SS: I like the Clash.

MM: Good. Good. Clearly a woman with taste.

SS: When you ask my kids what they want to play in the car, it is always Rock the Casbah, so it's a good sign.

MM: I think Rock the Casbah is a very overplayed song, and there are much better Clash records, do you know what I mean. But I think, in the last trip that I had... When I traveled 30 years ago, I had no credit card or money, I had an umbilical that stretched all the way back to the UK that I had snapped off because I wanted to be free, and all that stuff. But the technology area, when I was traveling 10 years ago, was like... I remember getting to Goa and loads of kids, or young people, said you're traveling, for fuck's sake. You shouldn't be doing that, you should be fucking or surfing or... But I have to say, when I was in India for two years, I did use technology all the time, because social media... I was writing for the Telegraph, I was writing my own stuff. But I quite like the kind of connectivity it gave me, or that being an exile but also being able to show what I was doing at the time.

SS: I even think that connectivity is a good think, in a way. I was in Saudi Arabia for a while. I had very nice time, I had a wonderful mentor. A lady who's family was for centuries, actually, responsible for the mosque in Medina. And she introduced me to an intellectual side of the country that appreciated Arabic architecture and lot of really cool stuff. But what I wanted to say is that I wrote letters home. And because I had to reflect, for my Norwegian friends and family, I think it made me experience the place at two levels, and it was lovely.

MM: Yeah, and it was slow, right. So I remember the only letters I would get, would be a post restante, you know, a post office in Cairo or whatever it was, the excitement of getting a proper letter. And then sending letters, you know, like, live letters. I've had a beer by Mumbai station, about to go to Kashmir with my friends, you know what I mean. And some of those letters, I've seen them when I came back, and they are beautiful little artifacts. Beautiful little things. Or maybe the social medium element is a cry back to that time when we used to receive and write letters. That is still one of the greatest things in the world, right?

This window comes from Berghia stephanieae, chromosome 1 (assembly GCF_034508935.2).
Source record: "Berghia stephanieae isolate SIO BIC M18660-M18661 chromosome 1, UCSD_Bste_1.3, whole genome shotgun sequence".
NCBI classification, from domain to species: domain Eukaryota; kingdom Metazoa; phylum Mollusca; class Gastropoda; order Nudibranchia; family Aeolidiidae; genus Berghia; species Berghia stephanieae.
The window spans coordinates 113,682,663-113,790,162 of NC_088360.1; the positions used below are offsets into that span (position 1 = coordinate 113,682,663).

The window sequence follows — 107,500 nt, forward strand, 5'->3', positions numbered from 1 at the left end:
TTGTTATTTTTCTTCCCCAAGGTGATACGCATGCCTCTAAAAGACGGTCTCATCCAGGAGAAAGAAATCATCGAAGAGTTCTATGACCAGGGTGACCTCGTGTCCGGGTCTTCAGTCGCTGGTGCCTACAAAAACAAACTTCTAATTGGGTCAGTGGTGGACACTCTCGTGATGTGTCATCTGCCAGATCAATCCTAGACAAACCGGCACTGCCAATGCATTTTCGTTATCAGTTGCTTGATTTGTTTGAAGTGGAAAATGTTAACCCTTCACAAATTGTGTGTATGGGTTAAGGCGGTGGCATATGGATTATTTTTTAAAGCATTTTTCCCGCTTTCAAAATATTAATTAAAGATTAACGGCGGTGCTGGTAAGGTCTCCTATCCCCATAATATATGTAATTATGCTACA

SS: So. I asked you what drives you, and you said changing the world, but at the moment not for the better. To drive is to find the better. You are worried that the world is changing very fast, but it might be a kind of headless change. And when I say what you worry about, you say surveillance capitalism and that our dear Shoshana, again.

MM: I would go back to Shoshana. You asked me earlier, and I didn't really answer very well. What she writes in that book, I know. I know hackers, I know my information has been taken. I am not a free person.

SS: What is your summary of the book?

MM: I listened to her at Radio 4, and heard the way she speaks. She has a lovely voice. And the way that she described it. And I remember the interviewer was like God, you're making me so depressed about this. I think what she was doing, was just saying even though you think you know how much they've got you, it's worse than you think. And it is a little bit of a conformation bias, wether I'm an optimopeso or pesoptimist, but I do kind of know a little bit what is going on. I've worked really hard in this area because I got a 16 year old son, and I've wanted to know what's gonna happen for him, as opposed to what will happen for me. It seems that... I remember once I was in Switzerland traveling, I was with this girl that I knew. She was with her boyfriend, and we went to a bar in Geneva. And there were some Hells Angels in there. The guy who was with Monica was a big guy, and a guy said something to her. And he was a big guy, could've taken him. And then, as he moved a way, one of them threw a bottle. It went flying through the air and hit him on the face. It didn't look like a bad deal, but it was a big cut and a lot of trouble. And we went to the hospital, and I remember writing it down, this stupid situation. I know it is a pretty juvenile phrase, but it still sticks with me a little bit. It's that what we're doing now, is moaning about you know, Facebook, Google or Apple, you know, any of the big five, big six. But we're not moaning about the right things. We're complaining about the sellers, while we allow ourselves to be eaten. Do you know what I mean? Analogue things are beautiful, right? Reading a map and getting lost. One of the best things in the world, right? When you get lost... We spoke earlier about conversations going from safe places into weird dangerous places. But you can see people, that they don't know how to navigate, because they got someone telling them where to go.

SS: We have become so docile and stopped thinking and challenging enough.